Every now and then, we’ll see, say, a floppy-haired snowboarder also show some serious skateboarding acumen, and skateboarding seems to blend well with surfing to boot. So what about ice skating and skateboarding?

    Well, Byron apparently got to meet Tony Hawk – along with his kids – and at least made a solid impression, as the Canadiens website notes.

    “Paul can hold his own. I bet he’d do better on my board,” Hawk said. “It wouldn’t be so wobbly.”

    The only bummer is that it doesn’t seem like footage of Byron skateboarding is available. There is some cute footage of Hawk with Byron’s kids, though:

    Little B's turn💙

    A post shared by Sarah Byron (@sarahannbyron) on

    There’s also Hawk skateboarding in a Canadiens sweater. Fun stuff.

    (H/T to Sportsnet.)

    Taylor Hall’s remarkable run of bad luck

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    This post is a part of Devils day at PHT…

    Taylor Hall deserves credit for that great “lottery ball specialist” tweet when the New Jersey Devils landed the top pick of the 2017 NHL Draft, but you could picture the star winger making such a joke while gritting his teeth.

    You see, as much as Hall seems to be a luck rabbit’s foot for a team when it comes to landing the top pick of a draft – just consider his Edmonton Oilers days on top of this last bit – but that good fortune hasn’t always come from an individual standpoint.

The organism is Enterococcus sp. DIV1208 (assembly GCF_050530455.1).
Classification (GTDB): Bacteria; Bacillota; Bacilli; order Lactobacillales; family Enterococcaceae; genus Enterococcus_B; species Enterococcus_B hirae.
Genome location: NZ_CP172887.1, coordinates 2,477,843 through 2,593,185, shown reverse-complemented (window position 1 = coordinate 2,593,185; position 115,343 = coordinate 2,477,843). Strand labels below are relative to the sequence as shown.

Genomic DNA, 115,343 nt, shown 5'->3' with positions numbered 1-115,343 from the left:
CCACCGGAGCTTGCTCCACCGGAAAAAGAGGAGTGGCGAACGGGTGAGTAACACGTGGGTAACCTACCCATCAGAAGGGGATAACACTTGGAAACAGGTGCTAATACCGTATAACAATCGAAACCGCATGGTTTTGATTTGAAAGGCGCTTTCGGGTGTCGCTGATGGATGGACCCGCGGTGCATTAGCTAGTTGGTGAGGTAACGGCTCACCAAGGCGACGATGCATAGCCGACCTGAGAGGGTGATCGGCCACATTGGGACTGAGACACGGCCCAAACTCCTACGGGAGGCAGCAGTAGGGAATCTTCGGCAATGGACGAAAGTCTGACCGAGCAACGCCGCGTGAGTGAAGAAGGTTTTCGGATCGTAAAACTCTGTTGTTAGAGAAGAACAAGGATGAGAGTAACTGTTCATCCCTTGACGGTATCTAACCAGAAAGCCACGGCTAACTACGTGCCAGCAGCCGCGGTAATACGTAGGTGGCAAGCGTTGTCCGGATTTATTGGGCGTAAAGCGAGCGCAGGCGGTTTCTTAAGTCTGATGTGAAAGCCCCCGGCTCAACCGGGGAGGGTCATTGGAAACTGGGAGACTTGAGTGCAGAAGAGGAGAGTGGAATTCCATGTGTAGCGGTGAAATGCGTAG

In hopes that we may some day see Hall in, say, a playoff game, let’s recount some of his unluckiest moments. Keep in mind that he’s still just 25.

    Injuries

    He became the first pick of the 2010 NHL Draft, which means he’ll be compared to Tyler Seguin (though that discussion mercifully doesn’t come up that often).

    Hall’s rookie season was limited to 65 regular-season games thanks to the ill-advised decision to fight Derek Dorsett. His first NHL bout ended his 2010-11 campaign; Hall received criticism for the choice, which sometimes overshadowed debuting with 22 goals.

    It was reckless to fight, especially with someone like Dorsett, but we’ve seen plenty of players get through skirmishes without anything major happening. Jarome Iginla endeared himself to hockey fans, in some ways, by doing just that … but Hall wasn’t so lucky.